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39th Public Lecture of the Irish Environmental History Network - Dr James S...

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TRiSS Seminar room, 6th Floor Arts Building TCD

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The 39th Public Lecture of the Irish Environmental History Network will be presented by Dr James Smith of University of York. This lecture will take place at 6pm, Wednesday 25th April 2018, in the TRiSS Seminar Room, 6th Floor Arts Building, Trinity College Dublin. This lecture will be entitled "Engineering the Soul: Landscape, Technology and Energy in Medieval Intellectual Culture".

Abstract: "The notion of a “cognitive ecology”, introduced to humanists by the seminal article by John Sutton and Evelyn Tribble, gains new relevance through the synthesis of two distinct theories of mind in a shared framework: medieval and modern. If we interpret medieval inner landscapes not only as cognitive and neurological, but also as environmental and ecological, then what new affordances do we gain? It allows mnemonic landscapes to have an environmental history, an ecocriticism, an ecomaterialism and, in the context of neurology, a cognitive ecology. By understanding mental space through a capacious and interdisciplinary lens—as Mary Carruthers has encouraged—new vistas of research become visible, new neurohumanistic methodologies are possible. This approach has important implications for environmental history, bringing inner landscapes into daily practice, and shaping memory and cognition with the language of environment: the engineering of the inner world. To explore this theme, it is necessary to combine intellectual and environmental history.

This paper explores the ecological psychology of the medieval ars memoriae and ars rhetorica, the resonances between medieval cognitive theory and medical research, and the peculiar role of the intellectual environment and the construction of mental imagery of landscape in this schema. It focuses on the themes of landscape, technology and energy, elements of socio-technological imagination that found expression as the language of intellectual work: industry, construction, labour-amplifying devices such as hydraulic trip hammers or water wheels, or manual labour such as construction and agriculture. Technology, when abstracted, became the artifice of medieval intellectual culture, an expression of intellectual agency. Energy became part of an inner self-alteration, an energy humanities of the inner environment. Landscape, within the ars memorie, was the locus within which human intellectual striving took place, its raw material and its spatial imagination.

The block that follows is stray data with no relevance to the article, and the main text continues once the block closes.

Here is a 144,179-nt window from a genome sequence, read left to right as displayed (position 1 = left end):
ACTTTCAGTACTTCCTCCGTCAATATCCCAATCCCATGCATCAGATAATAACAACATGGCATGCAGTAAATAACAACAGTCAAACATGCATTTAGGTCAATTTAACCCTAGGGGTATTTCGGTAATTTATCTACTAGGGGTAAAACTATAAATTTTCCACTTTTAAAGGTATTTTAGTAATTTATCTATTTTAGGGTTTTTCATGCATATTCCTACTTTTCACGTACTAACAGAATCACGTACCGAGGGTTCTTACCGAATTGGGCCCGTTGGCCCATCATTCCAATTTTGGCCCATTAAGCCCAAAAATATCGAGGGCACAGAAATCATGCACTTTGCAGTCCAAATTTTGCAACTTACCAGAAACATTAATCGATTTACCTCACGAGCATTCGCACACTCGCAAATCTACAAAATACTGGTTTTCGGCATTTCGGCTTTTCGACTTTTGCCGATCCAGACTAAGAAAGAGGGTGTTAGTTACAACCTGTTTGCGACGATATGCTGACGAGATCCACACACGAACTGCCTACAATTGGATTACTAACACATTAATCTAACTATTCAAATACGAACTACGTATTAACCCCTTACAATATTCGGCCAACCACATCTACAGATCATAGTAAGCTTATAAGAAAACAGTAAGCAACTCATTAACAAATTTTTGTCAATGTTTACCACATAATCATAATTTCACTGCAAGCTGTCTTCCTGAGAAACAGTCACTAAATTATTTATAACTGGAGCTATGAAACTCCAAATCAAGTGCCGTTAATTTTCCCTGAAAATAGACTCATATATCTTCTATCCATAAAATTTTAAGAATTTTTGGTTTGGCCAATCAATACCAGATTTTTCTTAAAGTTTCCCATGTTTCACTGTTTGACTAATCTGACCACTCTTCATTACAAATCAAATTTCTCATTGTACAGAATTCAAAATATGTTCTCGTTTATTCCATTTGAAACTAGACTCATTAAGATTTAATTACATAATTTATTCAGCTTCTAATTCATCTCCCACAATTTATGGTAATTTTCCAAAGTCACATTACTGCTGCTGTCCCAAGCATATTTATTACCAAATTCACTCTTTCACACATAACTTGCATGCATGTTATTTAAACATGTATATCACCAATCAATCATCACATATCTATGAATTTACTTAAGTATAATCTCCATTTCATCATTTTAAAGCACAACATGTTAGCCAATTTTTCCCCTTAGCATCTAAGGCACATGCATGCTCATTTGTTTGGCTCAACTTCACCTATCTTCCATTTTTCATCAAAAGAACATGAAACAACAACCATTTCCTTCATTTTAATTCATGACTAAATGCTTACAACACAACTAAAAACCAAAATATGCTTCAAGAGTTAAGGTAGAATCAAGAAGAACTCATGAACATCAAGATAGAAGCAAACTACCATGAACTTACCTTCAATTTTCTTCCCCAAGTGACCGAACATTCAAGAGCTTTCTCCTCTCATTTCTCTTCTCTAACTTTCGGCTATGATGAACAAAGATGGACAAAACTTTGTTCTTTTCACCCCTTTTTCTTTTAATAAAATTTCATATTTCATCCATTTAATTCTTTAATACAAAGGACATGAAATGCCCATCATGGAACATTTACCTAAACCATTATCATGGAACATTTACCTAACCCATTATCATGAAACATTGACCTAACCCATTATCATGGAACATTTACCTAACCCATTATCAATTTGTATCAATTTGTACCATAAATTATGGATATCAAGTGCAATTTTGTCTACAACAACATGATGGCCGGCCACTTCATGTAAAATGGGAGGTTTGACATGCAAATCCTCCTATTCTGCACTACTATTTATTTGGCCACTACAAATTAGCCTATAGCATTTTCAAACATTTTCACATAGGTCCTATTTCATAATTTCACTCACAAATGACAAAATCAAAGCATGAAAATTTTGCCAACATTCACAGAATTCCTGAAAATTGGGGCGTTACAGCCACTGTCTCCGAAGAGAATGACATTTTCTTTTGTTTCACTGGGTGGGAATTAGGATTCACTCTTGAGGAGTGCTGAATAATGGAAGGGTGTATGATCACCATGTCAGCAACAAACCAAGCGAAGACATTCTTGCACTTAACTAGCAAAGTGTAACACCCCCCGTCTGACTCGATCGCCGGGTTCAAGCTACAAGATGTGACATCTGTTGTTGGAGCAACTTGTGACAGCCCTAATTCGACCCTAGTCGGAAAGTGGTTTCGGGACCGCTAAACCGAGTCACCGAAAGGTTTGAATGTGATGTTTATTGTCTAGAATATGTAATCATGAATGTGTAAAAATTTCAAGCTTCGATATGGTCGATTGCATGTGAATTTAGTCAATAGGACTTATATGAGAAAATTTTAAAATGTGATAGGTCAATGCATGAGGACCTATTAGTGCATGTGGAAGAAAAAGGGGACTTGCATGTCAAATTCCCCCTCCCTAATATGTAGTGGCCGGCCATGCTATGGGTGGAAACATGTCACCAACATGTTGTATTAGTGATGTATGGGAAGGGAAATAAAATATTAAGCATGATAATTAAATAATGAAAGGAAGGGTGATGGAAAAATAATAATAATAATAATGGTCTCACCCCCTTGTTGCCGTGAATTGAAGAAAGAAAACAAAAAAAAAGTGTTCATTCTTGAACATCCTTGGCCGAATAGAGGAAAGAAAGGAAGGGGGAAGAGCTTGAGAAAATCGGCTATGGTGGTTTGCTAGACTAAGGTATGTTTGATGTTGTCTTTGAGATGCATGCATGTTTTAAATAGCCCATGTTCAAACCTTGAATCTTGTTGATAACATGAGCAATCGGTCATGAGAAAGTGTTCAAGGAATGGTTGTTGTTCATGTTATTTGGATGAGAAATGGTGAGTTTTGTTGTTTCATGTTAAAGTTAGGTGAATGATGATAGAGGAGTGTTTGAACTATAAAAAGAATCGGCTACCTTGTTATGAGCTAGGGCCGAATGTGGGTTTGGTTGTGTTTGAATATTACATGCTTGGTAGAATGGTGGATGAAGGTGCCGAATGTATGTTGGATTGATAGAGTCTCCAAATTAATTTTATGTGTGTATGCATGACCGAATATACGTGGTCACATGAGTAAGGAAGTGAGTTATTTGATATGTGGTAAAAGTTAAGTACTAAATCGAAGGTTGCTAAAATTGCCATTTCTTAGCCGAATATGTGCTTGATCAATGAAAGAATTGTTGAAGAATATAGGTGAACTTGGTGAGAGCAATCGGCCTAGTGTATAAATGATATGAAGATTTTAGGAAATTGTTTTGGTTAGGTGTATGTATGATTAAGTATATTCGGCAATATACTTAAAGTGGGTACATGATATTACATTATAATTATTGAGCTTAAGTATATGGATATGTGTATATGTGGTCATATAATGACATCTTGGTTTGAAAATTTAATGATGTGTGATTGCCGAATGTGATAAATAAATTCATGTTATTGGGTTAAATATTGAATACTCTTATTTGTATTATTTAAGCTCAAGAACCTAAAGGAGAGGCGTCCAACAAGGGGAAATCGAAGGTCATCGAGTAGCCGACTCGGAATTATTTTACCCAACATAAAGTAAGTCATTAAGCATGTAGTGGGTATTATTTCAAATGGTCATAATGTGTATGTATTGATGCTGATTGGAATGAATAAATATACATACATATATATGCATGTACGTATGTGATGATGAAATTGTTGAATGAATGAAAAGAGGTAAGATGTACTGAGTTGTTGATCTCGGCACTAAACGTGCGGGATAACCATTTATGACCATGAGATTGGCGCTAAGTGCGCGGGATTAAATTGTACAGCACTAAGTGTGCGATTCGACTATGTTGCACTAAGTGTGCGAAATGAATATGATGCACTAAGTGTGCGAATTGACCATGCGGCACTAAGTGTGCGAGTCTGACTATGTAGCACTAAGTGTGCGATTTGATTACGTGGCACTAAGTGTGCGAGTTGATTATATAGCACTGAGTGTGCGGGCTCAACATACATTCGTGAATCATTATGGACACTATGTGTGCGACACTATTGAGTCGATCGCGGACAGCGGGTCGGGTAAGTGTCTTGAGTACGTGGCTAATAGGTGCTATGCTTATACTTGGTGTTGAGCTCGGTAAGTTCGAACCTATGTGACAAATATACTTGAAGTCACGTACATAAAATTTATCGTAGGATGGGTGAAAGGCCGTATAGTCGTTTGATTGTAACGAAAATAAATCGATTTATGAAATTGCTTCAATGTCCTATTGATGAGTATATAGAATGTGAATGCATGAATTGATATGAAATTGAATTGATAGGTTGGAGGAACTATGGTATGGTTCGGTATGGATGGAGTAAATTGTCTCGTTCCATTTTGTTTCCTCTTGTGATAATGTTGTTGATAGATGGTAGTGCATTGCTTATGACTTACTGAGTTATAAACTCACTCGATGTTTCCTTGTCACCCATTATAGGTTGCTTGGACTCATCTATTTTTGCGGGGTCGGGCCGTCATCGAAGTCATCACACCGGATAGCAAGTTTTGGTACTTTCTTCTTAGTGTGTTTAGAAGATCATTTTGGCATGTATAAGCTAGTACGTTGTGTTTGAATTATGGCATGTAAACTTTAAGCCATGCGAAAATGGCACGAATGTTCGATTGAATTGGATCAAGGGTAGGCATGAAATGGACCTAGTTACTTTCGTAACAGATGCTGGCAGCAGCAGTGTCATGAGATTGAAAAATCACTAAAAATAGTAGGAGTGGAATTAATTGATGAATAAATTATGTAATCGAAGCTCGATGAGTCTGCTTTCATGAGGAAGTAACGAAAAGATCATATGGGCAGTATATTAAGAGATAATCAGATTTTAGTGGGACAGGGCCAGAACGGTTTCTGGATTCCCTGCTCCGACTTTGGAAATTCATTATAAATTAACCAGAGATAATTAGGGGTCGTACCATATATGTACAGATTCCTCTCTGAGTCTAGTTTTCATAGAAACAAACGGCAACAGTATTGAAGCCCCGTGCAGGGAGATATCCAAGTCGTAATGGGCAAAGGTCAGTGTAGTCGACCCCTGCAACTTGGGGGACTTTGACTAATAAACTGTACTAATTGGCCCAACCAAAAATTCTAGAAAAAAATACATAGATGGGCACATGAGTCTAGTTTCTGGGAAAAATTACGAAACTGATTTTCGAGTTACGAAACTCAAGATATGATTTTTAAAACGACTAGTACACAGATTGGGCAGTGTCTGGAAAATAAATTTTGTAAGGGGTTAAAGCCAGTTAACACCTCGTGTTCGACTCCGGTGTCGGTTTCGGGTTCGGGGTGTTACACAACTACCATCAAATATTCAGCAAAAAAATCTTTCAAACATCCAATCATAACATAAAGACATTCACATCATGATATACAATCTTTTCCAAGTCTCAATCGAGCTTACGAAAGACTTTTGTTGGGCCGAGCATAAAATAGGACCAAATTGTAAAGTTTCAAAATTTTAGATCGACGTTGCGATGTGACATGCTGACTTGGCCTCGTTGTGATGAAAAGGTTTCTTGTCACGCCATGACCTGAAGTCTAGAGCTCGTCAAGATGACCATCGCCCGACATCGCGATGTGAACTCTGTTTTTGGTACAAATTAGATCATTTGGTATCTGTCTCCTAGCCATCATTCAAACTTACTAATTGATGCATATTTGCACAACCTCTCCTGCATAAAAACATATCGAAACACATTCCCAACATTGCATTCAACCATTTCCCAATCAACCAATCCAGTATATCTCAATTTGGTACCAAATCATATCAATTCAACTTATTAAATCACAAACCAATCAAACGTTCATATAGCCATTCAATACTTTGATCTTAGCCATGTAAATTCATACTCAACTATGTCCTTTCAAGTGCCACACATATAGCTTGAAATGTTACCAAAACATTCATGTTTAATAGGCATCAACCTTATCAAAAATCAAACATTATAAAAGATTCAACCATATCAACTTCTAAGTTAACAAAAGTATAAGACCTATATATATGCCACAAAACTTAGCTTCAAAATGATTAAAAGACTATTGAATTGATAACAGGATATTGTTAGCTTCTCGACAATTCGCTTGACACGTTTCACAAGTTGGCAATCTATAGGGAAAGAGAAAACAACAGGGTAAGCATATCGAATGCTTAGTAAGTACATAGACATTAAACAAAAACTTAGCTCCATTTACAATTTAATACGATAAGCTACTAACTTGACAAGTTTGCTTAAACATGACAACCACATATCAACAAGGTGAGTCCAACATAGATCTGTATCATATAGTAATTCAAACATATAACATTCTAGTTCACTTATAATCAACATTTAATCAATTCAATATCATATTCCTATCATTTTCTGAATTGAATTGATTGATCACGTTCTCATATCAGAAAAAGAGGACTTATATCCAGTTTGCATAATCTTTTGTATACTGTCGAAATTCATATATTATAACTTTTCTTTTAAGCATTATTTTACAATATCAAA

The questions raised in the paper are four-fold. First, how did the medieval arts of memory and rhetoric shape an intellectual environment? Secondly, how can contemporary neurological research—especially in the area of ecological psychology—explain the function of this environment? Thirdly, what are the affordances and limitations of interacting with this environment—i.e. walking through it, touching it, manipulating it, mapping its contents and describing its sensory qualities? Finally, what is the role of Science and Technology Studies (STS) and Energy Humanities in our disciplinary understanding of a medieval intellectual environment in which work and technology were the expression of cognitive activity?"

Bio: James L. Smith is a visiting research fellow at the Trinity College Dublin Long Room Hub. James is the author of Water in Medieval Intellectual Culture: Case Studies from Twelfth-Century Monasticism (Turnhout: Brepols, 2018), which is launching in the Trinity Long Room Hub on the 1st of May at 5.30pm. He is also the editor of The Passenger: Medieval Texts and Transits (punctum books, 2017), and co-editor of a forthcoming themed collection of the Open Library of the Humanities on “New Approaches to Medieval Water Studies”. James is currently Marketing Officer for the Open Library of Humanities. In addition to interests in medieval intellectual and environmental history, and landscape studies with an emphasis on water history, he has a strong interest in medievalisms and medieval cartography.

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